Rome, May 31 (ANI): Workmen inside Florence's courthouse have stumbled across a spiral column and hundreds of multicoloured fragments that experts believe may have belonged to a Roman temple dedicated to the Egyptian goddess Isis.
According to Roman news agency ANSA, the remains, dating back to the second century AD, were discovered as the men dug a five by three meter hole, barely four meters deep, for a new water cistern for the courthouse's anti-incendiary system.
"These finds are of extraordinary importance," said Alessandro Palchetti, the archaeologist charged with overseeing the works in the courthouse by Florence's archaeology superintendency, who suspected something interesting might be uncovered because of the area's historic relevance.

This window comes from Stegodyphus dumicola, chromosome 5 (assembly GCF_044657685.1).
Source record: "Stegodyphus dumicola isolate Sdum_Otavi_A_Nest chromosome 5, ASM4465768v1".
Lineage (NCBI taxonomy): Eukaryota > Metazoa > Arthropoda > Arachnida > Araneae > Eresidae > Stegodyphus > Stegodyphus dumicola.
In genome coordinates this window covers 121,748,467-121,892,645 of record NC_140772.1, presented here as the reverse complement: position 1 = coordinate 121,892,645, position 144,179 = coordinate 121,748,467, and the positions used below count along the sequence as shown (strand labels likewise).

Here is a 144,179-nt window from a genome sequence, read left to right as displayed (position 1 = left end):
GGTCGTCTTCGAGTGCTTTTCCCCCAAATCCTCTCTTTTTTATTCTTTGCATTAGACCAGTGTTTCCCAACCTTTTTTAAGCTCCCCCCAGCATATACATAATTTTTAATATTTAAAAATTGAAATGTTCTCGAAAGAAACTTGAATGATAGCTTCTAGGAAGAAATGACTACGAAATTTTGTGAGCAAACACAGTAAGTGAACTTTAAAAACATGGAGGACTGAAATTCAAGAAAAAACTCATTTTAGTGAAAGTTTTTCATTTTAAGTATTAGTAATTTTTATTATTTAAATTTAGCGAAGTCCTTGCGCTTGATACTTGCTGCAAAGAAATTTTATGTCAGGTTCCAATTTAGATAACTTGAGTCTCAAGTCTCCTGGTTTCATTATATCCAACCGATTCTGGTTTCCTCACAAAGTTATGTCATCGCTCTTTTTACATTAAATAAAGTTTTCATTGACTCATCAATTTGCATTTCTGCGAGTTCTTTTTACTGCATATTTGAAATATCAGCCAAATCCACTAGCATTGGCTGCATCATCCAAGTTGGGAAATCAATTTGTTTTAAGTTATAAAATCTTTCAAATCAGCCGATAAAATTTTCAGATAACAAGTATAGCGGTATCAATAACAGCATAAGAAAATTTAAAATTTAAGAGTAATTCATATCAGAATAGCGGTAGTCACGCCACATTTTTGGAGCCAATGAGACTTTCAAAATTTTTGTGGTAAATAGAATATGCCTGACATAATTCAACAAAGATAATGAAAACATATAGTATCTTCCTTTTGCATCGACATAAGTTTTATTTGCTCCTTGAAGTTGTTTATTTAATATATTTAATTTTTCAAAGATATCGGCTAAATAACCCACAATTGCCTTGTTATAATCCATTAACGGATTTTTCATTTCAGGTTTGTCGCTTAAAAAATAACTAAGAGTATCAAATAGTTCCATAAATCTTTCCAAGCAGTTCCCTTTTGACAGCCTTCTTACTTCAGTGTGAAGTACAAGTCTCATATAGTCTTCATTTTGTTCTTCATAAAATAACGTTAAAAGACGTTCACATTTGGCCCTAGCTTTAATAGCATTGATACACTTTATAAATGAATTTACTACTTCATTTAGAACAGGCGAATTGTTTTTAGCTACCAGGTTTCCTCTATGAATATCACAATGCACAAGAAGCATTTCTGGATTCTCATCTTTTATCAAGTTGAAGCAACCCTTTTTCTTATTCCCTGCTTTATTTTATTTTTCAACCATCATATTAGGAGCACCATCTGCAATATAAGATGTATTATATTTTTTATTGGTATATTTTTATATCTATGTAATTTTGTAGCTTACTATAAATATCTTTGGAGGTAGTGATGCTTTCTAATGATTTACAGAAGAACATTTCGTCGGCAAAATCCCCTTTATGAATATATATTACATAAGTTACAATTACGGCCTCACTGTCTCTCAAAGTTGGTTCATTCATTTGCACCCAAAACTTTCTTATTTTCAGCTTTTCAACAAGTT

Palchetti said that the remains were "comparable" to others found over the last three centuries in the immediate area that have also been attributed to the temple of Isis, the Egyptian goddess of motherhood and fertility who was later adopted by the Greeks and Romans.
The location of the temple is unknown, but it is believed to have been built just outside the Roman part of the city, near the current courthouse building, according to Palchetti. (ANI)